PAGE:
I walked barefoot into a Dollar General to buy a roll of duct tape to fix it on the way to the reception. (Thus the duct tape in my car for shoe emergencies.)
It didn't work either.
So I gave up, took my shoes off, got drunk and took a picture of one of the groom's relatives who I was convinced was Conan O'Brien.
Oh and let's not forget about the unfortunate shoe incident from my last date a couple years ago - Why I Can't Date
Anyway . . .
I grabbed lunch, invited myself to join a couple people at their table because apparently that’s the kind of person I am - one who encroaches on others because why wouldn't they simply delight in my company. I refrained from jumping in the hotel pool or joining the tourists drinking piña coladas at the bar (and let me tell ya, that took quite a feat of willpower,) and went back to the seminar.
We broke into small groups based on the results of our DISC personality assessments. I scoped out the room, searching for the cute guy from earlier and lo and behold, he was sitting with the "I"s. I'm an "I"! Obviously it's kismet.
I walked toward the back of the room where the other "I"s were gathering. Wait, let me rephrase that. I started walking toward the back of the room. After a couple steps however, my ambulation turned to aviation as I tripped over my shoe's tail and took flight. Let's just say, I got the cute guy to notice me.
Oh but it gets better.
After the training (you know, the training to help us better deal with different types of people), we were shuffling like cattle toward the exit of the conference room. People were filing out a single door for some reason when there were two doors there. I, apparently having learned nothing from the day's seminar, let loose a snarky comment, "There are two doors there. We could actually use both of them." I picked up my certificate and once again saw everyone exiting via a single door to the parking lot. I gave an exasperated sigh because clearly "these people" will never learn to use both doors. I then walked right into the window. Yes, the window that was not actually a door. Karma wins again.
Recently on my Timehop (If you're unfamiliar, Timehop is an app that curates all the photos and posts you've put on social media over the years.) there was a post about Lexi breaking her arm. Two days later, there was a post that said I was on my way to the hospital with Lexi, followed by a post saying that she was out of surgery and everything had gone well. This happened ten years ago. I could not, for the life of me, remember her having surgery on her broken arm. Then again, I can't remember what I had for lunch today so that's not really saying much.
How could I have forgotten something like my kid having surgery? I asked the group chat that my family has if any of them remembered. The only response I got was something about the government implanting false memories to brainwash us. That was from Jackson's girlfriend, Summer. (Clearly, it didn't take her long fall in with my crew.) But I couldn't let it go. It was bugging me to no end until I realized that I had likely blogged about it. I quickly searched my blog for the date in question and lo and behold, I found it! Lexi broke two bones in her arm and the orthopedist put her under general anesthesia in order to set it properly. After reading the post about her broken arm, I continued reading, laughing at post after post of my kids' antics. Like Lexi's surgery, I hadn't remembered a lot of the things I'd written about. (I warn my kids often that they'll be taking care of me when I completely lose my mind.) Although it's disconcerting when I can't recall something I ought to remember, I'm so appreciative of my blog now! I mean, back in the day, this blog generated an income, a book deal, and more trips, freebies, and perks than I can count. It gave laughs and comfort to other moms in the trenches. And it provided an outlet for me to vent when my kids did stuff like make a "skating rink" from water and bubble soap on my kitchen floor, color the walls with yogurt, the TV with Sharpie, and each other with paint, or when one shoved a Tic-Tac up his nose, or gouged her name into the side of my van with a nail, . But now, it's this amazing scrap book of memories. I have 1570 posts written over the past 11 years that I can reread whenever I want!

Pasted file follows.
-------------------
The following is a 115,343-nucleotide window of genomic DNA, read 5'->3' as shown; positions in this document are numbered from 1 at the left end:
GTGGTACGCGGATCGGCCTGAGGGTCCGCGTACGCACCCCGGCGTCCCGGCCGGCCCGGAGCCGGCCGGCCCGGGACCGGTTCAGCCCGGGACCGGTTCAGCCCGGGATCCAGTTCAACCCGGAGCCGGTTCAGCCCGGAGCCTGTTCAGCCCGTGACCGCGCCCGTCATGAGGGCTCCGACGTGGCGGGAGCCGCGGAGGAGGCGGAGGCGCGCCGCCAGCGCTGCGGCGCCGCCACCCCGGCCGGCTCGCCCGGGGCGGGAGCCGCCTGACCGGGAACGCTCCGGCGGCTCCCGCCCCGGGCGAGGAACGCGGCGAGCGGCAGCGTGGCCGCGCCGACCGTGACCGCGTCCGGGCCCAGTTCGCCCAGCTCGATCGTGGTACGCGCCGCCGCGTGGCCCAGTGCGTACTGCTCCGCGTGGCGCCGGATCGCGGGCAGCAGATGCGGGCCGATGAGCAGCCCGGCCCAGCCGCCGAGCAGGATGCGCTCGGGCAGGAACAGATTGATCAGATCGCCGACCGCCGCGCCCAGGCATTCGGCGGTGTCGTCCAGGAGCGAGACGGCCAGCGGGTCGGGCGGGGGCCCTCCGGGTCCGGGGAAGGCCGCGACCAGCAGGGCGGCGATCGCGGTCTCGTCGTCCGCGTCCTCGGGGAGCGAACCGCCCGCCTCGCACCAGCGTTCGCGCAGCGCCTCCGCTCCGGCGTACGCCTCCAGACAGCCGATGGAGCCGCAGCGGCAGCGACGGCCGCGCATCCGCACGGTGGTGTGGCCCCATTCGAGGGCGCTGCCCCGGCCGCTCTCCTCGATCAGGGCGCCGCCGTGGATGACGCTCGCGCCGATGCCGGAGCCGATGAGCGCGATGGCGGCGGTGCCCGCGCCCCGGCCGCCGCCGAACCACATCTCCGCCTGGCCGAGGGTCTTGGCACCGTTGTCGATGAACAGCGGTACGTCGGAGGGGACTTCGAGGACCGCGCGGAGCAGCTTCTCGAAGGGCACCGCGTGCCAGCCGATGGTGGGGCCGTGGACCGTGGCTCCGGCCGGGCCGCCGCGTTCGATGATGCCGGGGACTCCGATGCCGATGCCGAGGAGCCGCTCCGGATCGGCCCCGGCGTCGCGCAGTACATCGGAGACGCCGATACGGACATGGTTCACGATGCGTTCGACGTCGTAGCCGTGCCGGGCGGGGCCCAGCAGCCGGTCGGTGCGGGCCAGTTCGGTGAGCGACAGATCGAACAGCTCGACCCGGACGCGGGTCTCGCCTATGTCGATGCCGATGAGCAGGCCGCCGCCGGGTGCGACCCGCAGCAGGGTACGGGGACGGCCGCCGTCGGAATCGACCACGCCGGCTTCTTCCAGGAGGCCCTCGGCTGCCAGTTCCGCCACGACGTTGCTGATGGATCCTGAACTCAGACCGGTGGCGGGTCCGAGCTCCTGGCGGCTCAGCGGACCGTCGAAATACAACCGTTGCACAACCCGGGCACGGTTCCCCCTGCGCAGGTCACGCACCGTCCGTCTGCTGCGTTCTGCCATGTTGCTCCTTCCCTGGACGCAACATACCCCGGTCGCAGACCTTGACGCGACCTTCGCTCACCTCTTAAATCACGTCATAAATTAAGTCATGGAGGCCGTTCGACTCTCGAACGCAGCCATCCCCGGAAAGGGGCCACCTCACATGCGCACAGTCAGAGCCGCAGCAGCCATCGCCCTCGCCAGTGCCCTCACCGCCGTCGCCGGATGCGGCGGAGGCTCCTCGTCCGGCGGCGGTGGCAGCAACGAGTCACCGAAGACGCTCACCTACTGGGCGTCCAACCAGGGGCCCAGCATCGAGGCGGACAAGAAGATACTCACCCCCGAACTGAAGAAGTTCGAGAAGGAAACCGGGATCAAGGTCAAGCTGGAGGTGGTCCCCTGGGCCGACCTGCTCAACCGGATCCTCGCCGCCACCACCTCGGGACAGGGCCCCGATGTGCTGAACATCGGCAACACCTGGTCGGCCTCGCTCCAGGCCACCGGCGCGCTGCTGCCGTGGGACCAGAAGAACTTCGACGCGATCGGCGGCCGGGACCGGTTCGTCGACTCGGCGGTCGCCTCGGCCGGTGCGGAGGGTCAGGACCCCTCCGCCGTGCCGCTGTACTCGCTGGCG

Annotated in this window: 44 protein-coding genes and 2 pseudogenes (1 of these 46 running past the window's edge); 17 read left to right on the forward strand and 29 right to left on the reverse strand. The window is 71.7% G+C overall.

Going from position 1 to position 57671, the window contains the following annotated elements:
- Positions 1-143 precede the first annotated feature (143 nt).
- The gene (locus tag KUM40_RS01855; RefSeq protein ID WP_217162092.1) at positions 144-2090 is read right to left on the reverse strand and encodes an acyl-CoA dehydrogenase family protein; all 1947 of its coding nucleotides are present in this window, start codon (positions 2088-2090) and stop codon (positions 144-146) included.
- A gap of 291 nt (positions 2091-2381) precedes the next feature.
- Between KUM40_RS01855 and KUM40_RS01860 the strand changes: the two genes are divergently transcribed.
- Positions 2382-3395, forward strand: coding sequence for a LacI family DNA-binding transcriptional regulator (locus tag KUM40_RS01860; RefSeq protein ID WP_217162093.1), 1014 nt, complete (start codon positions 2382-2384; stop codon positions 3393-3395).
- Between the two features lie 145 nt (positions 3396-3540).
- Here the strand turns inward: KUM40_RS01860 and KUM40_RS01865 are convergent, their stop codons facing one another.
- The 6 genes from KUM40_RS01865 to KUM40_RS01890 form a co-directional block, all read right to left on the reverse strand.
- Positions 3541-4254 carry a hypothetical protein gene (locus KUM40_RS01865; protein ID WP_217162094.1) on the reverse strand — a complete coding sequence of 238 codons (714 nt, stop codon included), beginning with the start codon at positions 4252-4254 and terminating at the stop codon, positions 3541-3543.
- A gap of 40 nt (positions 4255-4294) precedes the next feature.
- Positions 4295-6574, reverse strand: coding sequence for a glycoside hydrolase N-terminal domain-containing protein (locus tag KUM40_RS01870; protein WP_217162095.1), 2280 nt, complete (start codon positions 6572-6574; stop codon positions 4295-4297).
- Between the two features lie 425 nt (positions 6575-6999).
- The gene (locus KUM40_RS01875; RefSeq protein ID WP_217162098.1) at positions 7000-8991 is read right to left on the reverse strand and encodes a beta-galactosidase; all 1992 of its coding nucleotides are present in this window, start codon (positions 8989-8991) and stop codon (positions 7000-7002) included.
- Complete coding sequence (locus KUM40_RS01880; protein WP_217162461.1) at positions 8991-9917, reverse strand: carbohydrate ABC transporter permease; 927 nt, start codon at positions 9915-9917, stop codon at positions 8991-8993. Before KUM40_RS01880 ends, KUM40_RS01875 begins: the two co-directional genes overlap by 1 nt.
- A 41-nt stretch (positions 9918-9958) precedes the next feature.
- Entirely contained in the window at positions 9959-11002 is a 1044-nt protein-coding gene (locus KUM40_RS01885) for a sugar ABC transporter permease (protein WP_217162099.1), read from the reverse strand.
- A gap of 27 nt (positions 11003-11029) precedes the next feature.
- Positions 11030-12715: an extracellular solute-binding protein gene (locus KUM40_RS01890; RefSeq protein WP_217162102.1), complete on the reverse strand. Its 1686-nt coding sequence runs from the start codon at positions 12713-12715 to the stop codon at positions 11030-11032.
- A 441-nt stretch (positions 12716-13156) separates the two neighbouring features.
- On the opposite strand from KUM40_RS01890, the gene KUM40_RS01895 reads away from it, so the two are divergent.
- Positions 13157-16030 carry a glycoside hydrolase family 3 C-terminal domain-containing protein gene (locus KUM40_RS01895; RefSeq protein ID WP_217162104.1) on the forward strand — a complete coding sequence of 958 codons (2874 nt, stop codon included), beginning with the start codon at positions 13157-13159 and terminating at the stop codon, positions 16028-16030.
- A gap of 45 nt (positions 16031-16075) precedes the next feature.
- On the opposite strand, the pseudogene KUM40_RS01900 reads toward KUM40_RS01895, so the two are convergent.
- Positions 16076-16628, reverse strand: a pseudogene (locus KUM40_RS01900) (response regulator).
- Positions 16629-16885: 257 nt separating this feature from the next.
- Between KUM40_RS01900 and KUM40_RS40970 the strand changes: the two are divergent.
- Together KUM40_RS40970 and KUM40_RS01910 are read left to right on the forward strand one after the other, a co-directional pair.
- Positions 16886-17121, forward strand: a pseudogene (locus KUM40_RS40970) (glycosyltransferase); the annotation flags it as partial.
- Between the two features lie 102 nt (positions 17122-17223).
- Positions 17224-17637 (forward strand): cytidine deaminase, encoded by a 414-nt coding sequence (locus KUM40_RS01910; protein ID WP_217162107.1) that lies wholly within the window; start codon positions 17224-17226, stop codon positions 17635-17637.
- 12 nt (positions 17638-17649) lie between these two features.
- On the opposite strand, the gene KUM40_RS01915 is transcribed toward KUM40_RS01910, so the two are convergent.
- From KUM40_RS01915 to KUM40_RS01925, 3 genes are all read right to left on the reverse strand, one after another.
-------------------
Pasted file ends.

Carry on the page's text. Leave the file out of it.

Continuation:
You know how people always tell you to slow down and enjoy your time with your kids when they're little because it goes by so fast? That isn't entirely accurate. Really, you should slow down and enjoy your time with your kids when they're little because when they're grown, you won't remember a darn thing from their younger days!
I tell my daughter a story and she gives me an exasperated sigh accompanied by, "Mom, you already told me this yesterday." My son will ask me, "Remember the time we dismantled the playground and propped the slide against the house, then jumped out our bedroom window and slid to the ground?" and I gaze at him vacantly, as I try desperately to recall the incident in question. It seems vaguely familiar but I can't recall if it really happened, if I saw it on some sitcom, or if it was just a bad dream. I'm sure my kids look at me and think - there's a tree stump in a Louisiana swamp with a higher IQ than you.